Before 2006 the FLA did not accord any particular weight or priority to particular considerations in assessing a child's best interests. The 2006 amendments divide the relevant considerations into two categories, "primary" considerations and "additional" considerations (see Question 3). The primary considerations are the benefit of the child having a meaningful relationship with both parents and the need to protect the child from physical or psychological harm or from being exposed to abuse, neglect or family violence (section 60CC( 2) , FLA). In a conflict between the two primary considerations, the need to protect from harm is given greater weight (section 60(2A), FLA). Section 60CC(3) lists the additional considerations that are relevant to the court's assessment of the child's best interests. The 2006 amendments also introduced a number of objects and principles that inform the decision-making process in making a parenting order (section 60B, FLA). One of the objects is to ensure that a child has the benefit of both of the child's parents having a meaningful involvement in the child's life, to the maximum extent consistent with the best interests of the child (section 60B(1)(a) , FLA).
Noting the amendments discussed above, there appears to be a legislative intent in favour of a substantial involvement of both parents in a child's life (Goode v Goode (2006) 206 FLR 212, 72; M and S (2007) FLC 93-313; Taylor and Barker (2007); McCall & Clark (2009) FLC 93-405). It is the introduction of this legislative intent, particularly the "meaningful relationship" primary consideration that has particular importance for relocation disputes, due to the likely impact the proposed relocation will have on the child's meaningful relationship with the non-relocating parent.
The principles to be applied
The case law consistently reminds us that a relocation dispute is just like any other parenting application (see Question 3). The most important aspect in the assessment of any parenting application is the consideration of the child's best interests (section 60CA, FLA).
If the court determines that the presumption of equal shared parental responsibility is rebutted or is not in the child's best interests, the question of the proposed relocation is to be determined simply in accordance with the child's best interests (section 60CA, FLA).
If an order for equal shared parental responsibility is made, the court must then consider whether spending equal time or substantial and significant time with his or her parents is in the child's best interests and is also reasonably practicable (section 65DAA(1) , FLA). A proposed relocation, particularly an international one, is likely to have significant implications for the reasonable practicality requirement for an equal time or substantial and significant time order. In determining reasonable practicality, the courts must consider (section 65DAA( 5) , FLA):
How far apart the parents live from each other.
The parents' current and future capacity to implement an arrangement for the child spending equal time, or substantial and significant time, with each of the parents.
The parents' current and future capacity to communicate with each other and resolve difficulties that might arise in implementing an arrangement of that kind.
The impact that an arrangement of that kind would have on the child.
Such other matters as the court considers relevant.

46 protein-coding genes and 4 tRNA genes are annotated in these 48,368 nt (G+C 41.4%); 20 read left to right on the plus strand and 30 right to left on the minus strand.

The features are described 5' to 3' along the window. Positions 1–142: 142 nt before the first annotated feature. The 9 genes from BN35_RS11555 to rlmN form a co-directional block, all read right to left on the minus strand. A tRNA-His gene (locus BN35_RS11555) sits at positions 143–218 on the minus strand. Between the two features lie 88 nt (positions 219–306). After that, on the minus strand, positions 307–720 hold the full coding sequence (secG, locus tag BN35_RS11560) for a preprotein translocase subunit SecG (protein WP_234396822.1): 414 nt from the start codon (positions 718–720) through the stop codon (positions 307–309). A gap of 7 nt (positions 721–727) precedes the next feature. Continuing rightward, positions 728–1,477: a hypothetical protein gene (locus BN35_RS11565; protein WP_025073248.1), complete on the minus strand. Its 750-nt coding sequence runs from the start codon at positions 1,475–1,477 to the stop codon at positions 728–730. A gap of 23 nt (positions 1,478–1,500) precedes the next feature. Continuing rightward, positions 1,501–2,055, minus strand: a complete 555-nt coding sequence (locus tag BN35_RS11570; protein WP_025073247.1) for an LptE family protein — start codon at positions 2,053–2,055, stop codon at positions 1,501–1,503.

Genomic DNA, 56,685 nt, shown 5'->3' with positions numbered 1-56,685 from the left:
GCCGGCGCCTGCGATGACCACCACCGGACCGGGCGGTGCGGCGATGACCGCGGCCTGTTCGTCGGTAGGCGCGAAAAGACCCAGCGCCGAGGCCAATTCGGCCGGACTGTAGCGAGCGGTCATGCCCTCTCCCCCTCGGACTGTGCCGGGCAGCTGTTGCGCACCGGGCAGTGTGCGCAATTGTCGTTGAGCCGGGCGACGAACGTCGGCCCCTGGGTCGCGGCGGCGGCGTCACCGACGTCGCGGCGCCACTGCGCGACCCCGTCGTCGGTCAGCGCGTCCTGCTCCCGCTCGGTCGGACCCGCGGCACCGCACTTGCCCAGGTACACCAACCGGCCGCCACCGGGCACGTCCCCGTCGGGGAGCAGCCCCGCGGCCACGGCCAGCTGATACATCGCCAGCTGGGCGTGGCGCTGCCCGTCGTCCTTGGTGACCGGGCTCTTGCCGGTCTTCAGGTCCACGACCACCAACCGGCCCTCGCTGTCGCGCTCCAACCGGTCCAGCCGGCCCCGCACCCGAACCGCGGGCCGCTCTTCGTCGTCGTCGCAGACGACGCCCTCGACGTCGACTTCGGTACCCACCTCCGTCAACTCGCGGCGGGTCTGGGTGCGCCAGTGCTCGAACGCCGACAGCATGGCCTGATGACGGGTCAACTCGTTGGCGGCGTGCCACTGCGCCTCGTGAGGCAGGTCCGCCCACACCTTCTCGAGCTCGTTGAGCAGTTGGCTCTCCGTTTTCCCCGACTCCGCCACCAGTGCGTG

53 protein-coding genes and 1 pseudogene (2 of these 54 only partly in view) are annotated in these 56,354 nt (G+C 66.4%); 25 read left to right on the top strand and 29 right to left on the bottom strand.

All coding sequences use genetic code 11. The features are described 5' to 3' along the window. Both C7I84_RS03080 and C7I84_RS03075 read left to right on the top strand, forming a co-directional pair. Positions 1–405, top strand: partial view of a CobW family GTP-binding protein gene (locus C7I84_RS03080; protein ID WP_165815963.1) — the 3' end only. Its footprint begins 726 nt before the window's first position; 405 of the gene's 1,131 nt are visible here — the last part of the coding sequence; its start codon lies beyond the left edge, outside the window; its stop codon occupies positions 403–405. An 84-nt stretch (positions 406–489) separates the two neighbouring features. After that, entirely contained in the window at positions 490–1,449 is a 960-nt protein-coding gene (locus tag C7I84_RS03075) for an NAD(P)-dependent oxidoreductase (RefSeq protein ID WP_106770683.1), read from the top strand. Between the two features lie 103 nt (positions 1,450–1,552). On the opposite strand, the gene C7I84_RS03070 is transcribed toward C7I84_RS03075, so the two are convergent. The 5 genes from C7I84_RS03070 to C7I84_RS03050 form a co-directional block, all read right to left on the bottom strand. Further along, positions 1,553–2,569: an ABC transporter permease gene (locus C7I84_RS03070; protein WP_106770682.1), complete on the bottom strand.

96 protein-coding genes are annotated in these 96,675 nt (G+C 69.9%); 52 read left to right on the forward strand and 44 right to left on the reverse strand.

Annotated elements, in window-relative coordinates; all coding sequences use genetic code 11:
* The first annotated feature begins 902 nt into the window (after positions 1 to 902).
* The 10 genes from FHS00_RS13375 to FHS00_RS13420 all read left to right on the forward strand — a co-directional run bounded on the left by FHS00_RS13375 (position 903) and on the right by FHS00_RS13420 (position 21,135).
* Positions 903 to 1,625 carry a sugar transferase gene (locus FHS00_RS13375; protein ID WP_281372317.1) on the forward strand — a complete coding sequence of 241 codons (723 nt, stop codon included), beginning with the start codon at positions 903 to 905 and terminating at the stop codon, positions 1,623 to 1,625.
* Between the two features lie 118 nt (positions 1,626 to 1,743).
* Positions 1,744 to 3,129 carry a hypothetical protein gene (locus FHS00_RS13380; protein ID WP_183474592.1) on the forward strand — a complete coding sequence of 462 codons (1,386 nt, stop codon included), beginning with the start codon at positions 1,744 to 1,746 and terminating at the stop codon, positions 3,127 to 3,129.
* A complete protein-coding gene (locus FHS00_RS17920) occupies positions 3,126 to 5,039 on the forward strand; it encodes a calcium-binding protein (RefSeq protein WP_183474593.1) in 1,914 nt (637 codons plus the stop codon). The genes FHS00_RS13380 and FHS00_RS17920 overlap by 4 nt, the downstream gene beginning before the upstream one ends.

The approach taken by courts in relocation disputes since the inception of the FLA has changed over time in accordance with changes in societal values and amendments to the legislation.
A useful 2000 decision of the Full Court of the Family Court is A v A: Relocation Approach (2000 FLC 93-035). The court provided seven guiding principles that are relevant in relocation matters:
The best interests of the child are the paramount consideration but not the sole consideration.
A court cannot require the applicant to demonstrate "compelling reasons" for the relocation.
The court must evaluate the competing proposals of the parties.
The evaluation cannot occur in a way which separates the issue of relocation from that of residence and the best interests of the child.
The evaluation of the competing proposal must weigh the evidence and submissions as to how each proposal would hold advantages and disadvantages for the child's best interests.
It is necessary to consider the relevant sections of the FLA that relate to the best interests of the child.
The objects and principles (of Part VII of the FLA) provide guidance to the court's obligation to consider issues relating to the child's best interests (see Question 3).
The decision of A v A must be read noting that it was decided before the 2006 FLA amendments (see above, 2006 legislative amendments). Subsequent decisions of both the Full Court and the High Court have not deviated significantly from the principles outlined in A v A, although a number of additional considerations have been provided, including:
The court is not limited to the proposals or positions advanced by the parties to the litigation. It can consider alternate arrangements that neither of the parties have proposed provided that the parties are afforded an opportunity to respond to the alternate arrangements (U v U (2002) FLC 93-112).
The non-relocating parent's capacity and ability to relocate to the proposed location (U v U (2002) FLC 93-112). The parent's job, mobility, and dependants are relevant in this regard.
The nature of the relocating parent's current or future residence and its appropriateness to accommodate children. For example, in the High Court decision of MRR v GR  HCA 4, the court considered a proposed relocation from rural Mt Isa to Sydney. In Mt Isa the mother's accommodation options were limited and she was forced to live in a caravan park. The court noted that "it could not be said that such an environment is usually ideal for a child".
Opportunities for employment for both the relocating and non-relocating parent. For example in MRR v GR, the court noted that the mother's employment opportunities in Mt Isa were limited compared to Sydney.
The right of freedom of movement of the parent who wishes to relocate (U v U (2002) FLC 93-112; Bolitho v Cohen (2005) FLC 93-224).